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Friday, September 01, 2006

My First Argentina Protest

Yesterday I went to Plaza de Mayo to listen to Juan Carlos Blumberg speak about crime and security in Argentina. It was my first time at a protest here and, for me, it was a very interesting experience. According to media outlets and unofficial police estimates, there were between 40 and 60 thousand people in attendance.

Blumberg has called for Argentina to toughen its laws against criminals. The government, however, has refused to do so, harking back to the tough approach to crime and punishment that was used during the 1976-1983 military dictatorship, in which thousands of people were made to disappear. In fact, the Mothers of the Plaza de Mayo have denounced Blumberg and compared him, quite unjustifiably in my opinion, with the military dictators that ruled the country back in the 70s and 80s.

If you don't know the story of Blumberg, a little background is in order. Blumberg was a textile engineer whose son was killed by kidnappers. Although Blumberg paid the ransom in the designated drop-off point, a corrupt cop with knowledge of the operation informed a different criminal gang, who stole the money. When the kidnappers were not paid, they killed Blumberg's son. Since his son's death in 2004, Blumberg has been an anti-crime crusader.

The government dislikes Blumberg so much that they staged a pathetic counter-protest at the obelisk, which gathered only about 5,000 people. In fact, there would have been more people at the Blumberg march, but many people were scared away by the rantings of the leader of the counter-protest, Luis D'Elía, who spoke of marching his counter-protest to the Plaza de Mayo to cause trouble.

Unlike most protests, which are filled with the unemployed, the Blumberg march was filled with middle-class taxpaying families, who were asking their government to fulfill one of its most basic duties - the protection of its citizens. While the piqueteros, the poor, and the leftists here are protesting every other day, it isn't easy to get a middle-class person who has a good job and a family to go and join a protest march. Usually middle-class people are content. Whenever a government starts to see its middle-class rise up and protest, they should pay attention.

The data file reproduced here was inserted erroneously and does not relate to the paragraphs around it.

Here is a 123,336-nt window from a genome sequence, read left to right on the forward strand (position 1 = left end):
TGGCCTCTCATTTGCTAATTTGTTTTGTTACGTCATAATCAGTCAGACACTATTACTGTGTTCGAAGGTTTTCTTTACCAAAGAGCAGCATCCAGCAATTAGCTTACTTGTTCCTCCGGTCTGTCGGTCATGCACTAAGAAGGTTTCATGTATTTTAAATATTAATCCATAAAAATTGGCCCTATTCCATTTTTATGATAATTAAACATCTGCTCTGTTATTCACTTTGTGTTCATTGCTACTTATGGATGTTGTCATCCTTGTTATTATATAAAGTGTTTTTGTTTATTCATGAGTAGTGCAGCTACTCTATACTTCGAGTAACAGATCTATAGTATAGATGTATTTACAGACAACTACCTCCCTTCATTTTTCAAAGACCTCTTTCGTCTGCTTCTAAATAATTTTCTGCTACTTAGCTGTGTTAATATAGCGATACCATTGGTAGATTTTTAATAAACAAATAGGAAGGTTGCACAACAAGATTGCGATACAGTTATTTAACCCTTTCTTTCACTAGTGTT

The newspapers today were filled with articles at how the government had made a major miscalculation by staging a counter-protest and dismissing Blumberg as an extremist or a right-wing politician. In fact, he made no political statements at the march last night (some expected him to launch a candidacy for governor of Buenos Aires province) - he only called on the present government to improve the security situation.

Unless Kirchner is content to lose middle-class votes, I expect him to address Blumberg's concerns or he just may turn Blumberg into a political foe. We'll see what happens in the coming months.

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33 Comments:

Blogger johnny said...

I don't know whether flagrant "demonization" of one's political, or possibly political, opponents is ordinarily the case in Argentina, but there sure has been alot of it going around since I moved here last January. Not just Blumberg, but a number of politicians and politically active citizens have been targeted. As one who had some admiration for Kirchner from afar, I am less taken with him at this point. Maybe the terrific amount of political jockeying that goes on in Buenos Aires has something to do with all this character assassination, but it is damn ugly. Posters of Blumberg sporting a Hitler mustache were put up downtown by somebody, and I think it was D'Elia who accused him of, to paraphrase,"building a political career on the corpse of his son". Very nasty stuff, and I am left with the impression that some of these people ought to consider getting a life.

9/01/2006 10:11:00 PM  
Anonymous El Americano said...

Argentina is a country that has unsuccessfully tried to get its drivers to wear a freakin' safety-belt for their own good for the better part of the last 40 years. Today only 1 out of ten drivers wears it while driving.

If they've been unable to achieve compliance with something so relatively simple and clearly in the best interests of those affected, what do you think the chances are that they will be able to effectively deal with much more important issues such as crime containment?.

ZILCH.!

9/02/2006 05:15:00 PM  
Anonymous Anonymous said...

The press tends to focus on left-wing protestors, students, "Mothers of the Disappeared," etc., but I was wondering if there any organized conservative or right-wing groups that hold demonstrations in BA?

9/02/2006 10:27:00 PM  
Anonymous Anonymous said...

The Government also rules with an iron fist a lot what is said and expressed on TV. One word out of line and its game over. An example of this was a friend of ours who was a TV Presenter on the morning news. One morning he went ``off piste`` with some personal comments about recent government economic policy. He now recides on an independent local radio show for a half hour slot per week. A strong message to those who dare question governmental policy here in Argentina.